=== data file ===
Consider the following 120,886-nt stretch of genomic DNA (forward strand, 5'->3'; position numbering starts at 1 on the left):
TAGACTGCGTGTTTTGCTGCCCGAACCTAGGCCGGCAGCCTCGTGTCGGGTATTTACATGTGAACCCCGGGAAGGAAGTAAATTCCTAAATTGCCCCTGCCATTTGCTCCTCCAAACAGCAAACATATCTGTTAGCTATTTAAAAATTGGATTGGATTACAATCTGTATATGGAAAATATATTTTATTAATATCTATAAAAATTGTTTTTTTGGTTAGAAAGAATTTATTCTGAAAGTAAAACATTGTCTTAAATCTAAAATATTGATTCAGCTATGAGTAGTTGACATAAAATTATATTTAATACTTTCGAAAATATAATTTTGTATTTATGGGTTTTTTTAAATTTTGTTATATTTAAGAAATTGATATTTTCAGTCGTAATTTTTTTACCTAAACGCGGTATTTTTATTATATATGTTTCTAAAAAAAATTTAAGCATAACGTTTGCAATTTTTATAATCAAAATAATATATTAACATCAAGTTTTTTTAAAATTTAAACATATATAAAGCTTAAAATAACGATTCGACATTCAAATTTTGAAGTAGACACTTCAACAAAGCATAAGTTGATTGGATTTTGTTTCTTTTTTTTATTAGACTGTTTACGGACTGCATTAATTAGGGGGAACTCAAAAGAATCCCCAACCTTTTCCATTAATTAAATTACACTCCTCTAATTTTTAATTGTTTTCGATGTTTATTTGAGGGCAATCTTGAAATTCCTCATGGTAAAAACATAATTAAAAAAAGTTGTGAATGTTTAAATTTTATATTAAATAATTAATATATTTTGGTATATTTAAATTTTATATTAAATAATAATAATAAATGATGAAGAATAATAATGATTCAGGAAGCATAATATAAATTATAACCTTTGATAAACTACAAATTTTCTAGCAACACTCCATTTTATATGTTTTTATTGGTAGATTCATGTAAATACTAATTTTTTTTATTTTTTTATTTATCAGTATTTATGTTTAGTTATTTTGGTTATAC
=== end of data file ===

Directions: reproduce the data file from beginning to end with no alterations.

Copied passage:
Consider the following 120,886-nt stretch of genomic DNA (forward strand, 5'->3'; position numbering starts at 1 on the left):
TAGACTGCGTGTTTTGCTGCCCGAACCTAGGCCGGCAGCCTCGTGTCGGGTATTTACATGTGAACCCCGGGAAGGAAGTAAATTCCTAAATTGCCCCTGCCATTTGCTCCTCCAAACAGCAAACATATCTGTTAGCTATTTAAAAATTGGATTGGATTACAATCTGTATATGGAAAATATATTTTATTAATATCTATAAAAATTGTTTTTTTGGTTAGAAAGAATTTATTCTGAAAGTAAAACATTGTCTTAAATCTAAAATATTGATTCAGCTATGAGTAGTTGACATAAAATTATATTTAATACTTTCGAAAATATAATTTTGTATTTATGGGTTTTTTTAAATTTTGTTATATTTAAGAAATTGATATTTTCAGTCGTAATTTTTTTACCTAAACGCGGTATTTTTATTATATATGTTTCTAAAAAAAATTTAAGCATAACGTTTGCAATTTTTATAATCAAAATAATATATTAACATCAAGTTTTTTTAAAATTTAAACATATATAAAGCTTAAAATAACGATTCGACATTCAAATTTTGAAGTAGACACTTCAACAAAGCATAAGTTGATTGGATTTTGTTTCTTTTTTTTATTAGACTGTTTACGGACTGCATTAATTAGGGGGAACTCAAAAGAATCCCCAACCTTTTCCATTAATTAAATTACACTCCTCTAATTTTTAATTGTTTTCGATGTTTATTTGAGGGCAATCTTGAAATTCCTCATGGTAAAAACATAATTAAAAAAAGTTGTGAATGTTTAAATTTTATATTAAATAATTAATATATTTTGGTATATTTAAATTTTATATTAAATAATAATAATAAATGATGAAGAATAATAATGATTCAGGAAGCATAATATAAATTATAACCTTTGATAAACTACAAATTTTCTAGCAACACTCCATTTTATATGTTTTTATTGGTAGATTCATGTAAATACTAATTTTTTTTATTTTTTTATTTATCAGTATTTATGTTTAGTTATTTTGGTTATAC